Much the same temperate attitude informs Blainey’s study of the Australia-America relationship. As far back as February 1983, when Paul Hogan was not yet even a gleam in Pauline Kael’s eye, Blainey was noting the source of Australia’s appeal to certain Americans: “There, almost, is South Dakota, before the first sharp axe was heard. ‘If President McKinley or Theodore Roosevelt were alive today, I sometimes think that they would be living in Melbourne, Australia.’ That comment came from a thoughtful American in his seventies.” In A Shorter History of Australia he treats the topic less impressionistically and more deflatingly:

Most Australians gained strong satisfaction from the feeling that a protective arm was everywhere, that society was fairer. The only catch was the sleight of hand. While part of the welfare bonus came from the redistribution of wealth, especially through the new income tax that richer people paid, much of the new welfare bonus, whether higher money or shorter hours, came from an incredibly complicated scries of government regulations and payments which quietly penalized one group of wage earners so that another could be publicly rewarded. The rising umbrella of social security, soothing as it was to people who had battled all their life, also reduced incentives all around.


In the years 1900 to 1925 the United States probably did more than Australia to aid the welfare of people in its control; it passed fewer protective laws but allowed incentives and unrestrained energy to increase the standard of living. . . . There is a delicate balance between shielding people and encouraging them, and the USA perhaps went too far in one direction and Australia in the other. The Soviet Union, born in 1917 and influenced a little by the exciting Australian and New Zealand experiments, would eventually show how the umbrella, if too big and cumbersome, exposed people far more than it protected them.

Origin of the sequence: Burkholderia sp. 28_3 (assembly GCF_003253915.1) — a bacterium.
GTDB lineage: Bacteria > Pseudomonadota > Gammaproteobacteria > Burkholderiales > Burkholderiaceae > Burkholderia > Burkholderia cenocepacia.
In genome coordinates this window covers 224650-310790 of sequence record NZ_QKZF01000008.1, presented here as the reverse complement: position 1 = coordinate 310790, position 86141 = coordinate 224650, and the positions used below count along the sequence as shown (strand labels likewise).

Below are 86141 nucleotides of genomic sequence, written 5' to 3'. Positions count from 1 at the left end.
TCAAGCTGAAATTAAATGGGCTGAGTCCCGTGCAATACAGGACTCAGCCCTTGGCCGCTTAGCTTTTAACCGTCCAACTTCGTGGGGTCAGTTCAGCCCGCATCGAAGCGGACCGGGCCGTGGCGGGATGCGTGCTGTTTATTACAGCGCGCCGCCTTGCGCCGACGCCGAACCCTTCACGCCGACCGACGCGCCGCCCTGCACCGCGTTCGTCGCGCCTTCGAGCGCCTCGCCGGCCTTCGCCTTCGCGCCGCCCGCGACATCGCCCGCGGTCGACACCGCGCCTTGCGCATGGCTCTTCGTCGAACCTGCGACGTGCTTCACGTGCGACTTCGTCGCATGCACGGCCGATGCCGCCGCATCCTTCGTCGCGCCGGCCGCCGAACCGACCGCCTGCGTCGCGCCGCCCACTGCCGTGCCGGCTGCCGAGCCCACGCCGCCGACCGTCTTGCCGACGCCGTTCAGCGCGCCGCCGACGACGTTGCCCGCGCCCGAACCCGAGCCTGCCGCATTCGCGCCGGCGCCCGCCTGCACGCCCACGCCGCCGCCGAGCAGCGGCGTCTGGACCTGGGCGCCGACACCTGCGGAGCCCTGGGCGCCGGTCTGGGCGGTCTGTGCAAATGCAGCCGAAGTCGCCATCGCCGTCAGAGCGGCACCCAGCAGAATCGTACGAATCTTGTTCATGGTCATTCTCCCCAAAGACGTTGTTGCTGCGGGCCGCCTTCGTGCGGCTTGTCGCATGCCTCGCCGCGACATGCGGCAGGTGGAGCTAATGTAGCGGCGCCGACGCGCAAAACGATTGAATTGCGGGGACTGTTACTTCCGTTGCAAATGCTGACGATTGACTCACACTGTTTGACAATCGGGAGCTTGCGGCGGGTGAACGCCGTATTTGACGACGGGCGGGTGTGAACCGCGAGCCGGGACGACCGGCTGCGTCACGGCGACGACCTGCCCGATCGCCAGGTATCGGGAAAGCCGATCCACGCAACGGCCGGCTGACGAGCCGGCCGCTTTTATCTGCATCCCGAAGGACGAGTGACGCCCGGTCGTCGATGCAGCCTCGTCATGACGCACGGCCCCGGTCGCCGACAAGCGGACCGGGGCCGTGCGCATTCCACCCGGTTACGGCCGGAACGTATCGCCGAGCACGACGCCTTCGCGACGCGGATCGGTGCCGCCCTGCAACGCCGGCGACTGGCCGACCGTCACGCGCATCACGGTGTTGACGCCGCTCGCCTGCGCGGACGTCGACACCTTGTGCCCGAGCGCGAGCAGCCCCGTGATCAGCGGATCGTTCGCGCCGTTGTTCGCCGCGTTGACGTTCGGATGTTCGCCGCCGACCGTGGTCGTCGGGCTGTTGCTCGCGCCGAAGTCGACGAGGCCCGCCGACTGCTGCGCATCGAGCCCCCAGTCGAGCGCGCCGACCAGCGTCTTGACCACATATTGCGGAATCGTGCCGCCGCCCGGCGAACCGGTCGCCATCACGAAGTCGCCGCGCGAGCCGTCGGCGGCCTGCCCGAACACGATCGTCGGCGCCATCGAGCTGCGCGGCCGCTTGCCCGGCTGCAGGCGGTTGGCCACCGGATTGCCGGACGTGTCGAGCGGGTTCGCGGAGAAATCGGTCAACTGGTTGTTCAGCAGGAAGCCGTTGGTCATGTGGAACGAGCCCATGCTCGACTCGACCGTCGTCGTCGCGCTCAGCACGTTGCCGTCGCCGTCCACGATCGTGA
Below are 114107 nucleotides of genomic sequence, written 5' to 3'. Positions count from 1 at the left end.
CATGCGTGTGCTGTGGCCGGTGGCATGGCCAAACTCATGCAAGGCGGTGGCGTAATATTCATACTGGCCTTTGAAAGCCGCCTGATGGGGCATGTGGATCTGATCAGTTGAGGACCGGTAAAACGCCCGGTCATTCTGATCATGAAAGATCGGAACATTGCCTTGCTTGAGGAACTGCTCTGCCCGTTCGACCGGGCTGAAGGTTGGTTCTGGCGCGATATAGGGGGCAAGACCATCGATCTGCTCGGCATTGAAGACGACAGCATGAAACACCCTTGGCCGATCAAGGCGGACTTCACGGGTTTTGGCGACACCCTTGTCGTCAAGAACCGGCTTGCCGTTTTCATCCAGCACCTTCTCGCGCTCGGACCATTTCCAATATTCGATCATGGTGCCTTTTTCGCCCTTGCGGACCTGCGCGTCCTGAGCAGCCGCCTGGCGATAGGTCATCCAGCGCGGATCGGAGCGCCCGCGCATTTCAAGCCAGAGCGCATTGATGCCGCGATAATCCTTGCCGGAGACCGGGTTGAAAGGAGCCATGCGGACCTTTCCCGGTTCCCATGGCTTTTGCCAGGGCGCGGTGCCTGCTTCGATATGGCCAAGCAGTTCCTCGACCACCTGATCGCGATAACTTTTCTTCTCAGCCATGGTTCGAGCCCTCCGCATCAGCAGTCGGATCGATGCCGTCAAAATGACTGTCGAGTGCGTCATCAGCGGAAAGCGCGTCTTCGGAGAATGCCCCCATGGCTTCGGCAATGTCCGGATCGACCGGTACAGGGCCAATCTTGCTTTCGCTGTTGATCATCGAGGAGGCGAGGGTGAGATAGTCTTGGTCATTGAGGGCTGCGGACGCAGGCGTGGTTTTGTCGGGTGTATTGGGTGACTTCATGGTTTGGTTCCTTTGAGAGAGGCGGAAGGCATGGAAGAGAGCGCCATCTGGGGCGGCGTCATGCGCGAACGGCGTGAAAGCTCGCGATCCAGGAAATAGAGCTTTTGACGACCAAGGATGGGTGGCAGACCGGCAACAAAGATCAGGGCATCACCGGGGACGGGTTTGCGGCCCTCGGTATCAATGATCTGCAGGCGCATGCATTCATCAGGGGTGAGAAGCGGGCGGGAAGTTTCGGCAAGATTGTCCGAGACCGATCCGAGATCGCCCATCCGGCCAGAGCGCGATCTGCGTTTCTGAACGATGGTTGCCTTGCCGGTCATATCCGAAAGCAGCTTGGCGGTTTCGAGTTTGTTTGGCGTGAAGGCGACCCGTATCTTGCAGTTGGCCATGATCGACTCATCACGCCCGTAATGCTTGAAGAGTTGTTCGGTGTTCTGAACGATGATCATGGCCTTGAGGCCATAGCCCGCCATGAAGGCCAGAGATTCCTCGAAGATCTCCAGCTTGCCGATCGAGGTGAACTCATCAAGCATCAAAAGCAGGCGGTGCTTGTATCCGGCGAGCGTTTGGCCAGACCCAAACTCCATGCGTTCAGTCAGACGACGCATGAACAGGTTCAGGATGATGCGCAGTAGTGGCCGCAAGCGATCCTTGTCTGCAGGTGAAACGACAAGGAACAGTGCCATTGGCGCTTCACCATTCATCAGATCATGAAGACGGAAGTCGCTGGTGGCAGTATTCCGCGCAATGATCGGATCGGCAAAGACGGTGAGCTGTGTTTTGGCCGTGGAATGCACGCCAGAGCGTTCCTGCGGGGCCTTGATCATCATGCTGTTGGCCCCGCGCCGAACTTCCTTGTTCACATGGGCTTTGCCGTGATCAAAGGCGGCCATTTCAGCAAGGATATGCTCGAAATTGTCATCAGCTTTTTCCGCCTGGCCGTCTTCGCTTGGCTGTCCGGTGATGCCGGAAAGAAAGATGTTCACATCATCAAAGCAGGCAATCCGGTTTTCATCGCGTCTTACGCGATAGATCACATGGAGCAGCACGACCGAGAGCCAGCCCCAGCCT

When Blainey was kind enough to let me interview him at his Melbourne home last November, the subject recurred:

GB: I think you probably learn more about Australian history, in one sense, if you keep American comparisons in mind, than you do from English comparisons, even though we’re an English-derived society.

RJS: From the little that I know, many Americans were apparently so impressed with various Australian phenomena that, for example, they referred to the secret ballot as “the Australian ballot,” which Australians have never done.

GB: Yes, they did in America.

RJS: You’ve mentioned in print the complete turnaround that the Australian Labor Party has made on such matters as tariffs, privatization, and—perhaps above all—immigration. How permanent or impermanent do von think these changes in the ALP mentality are?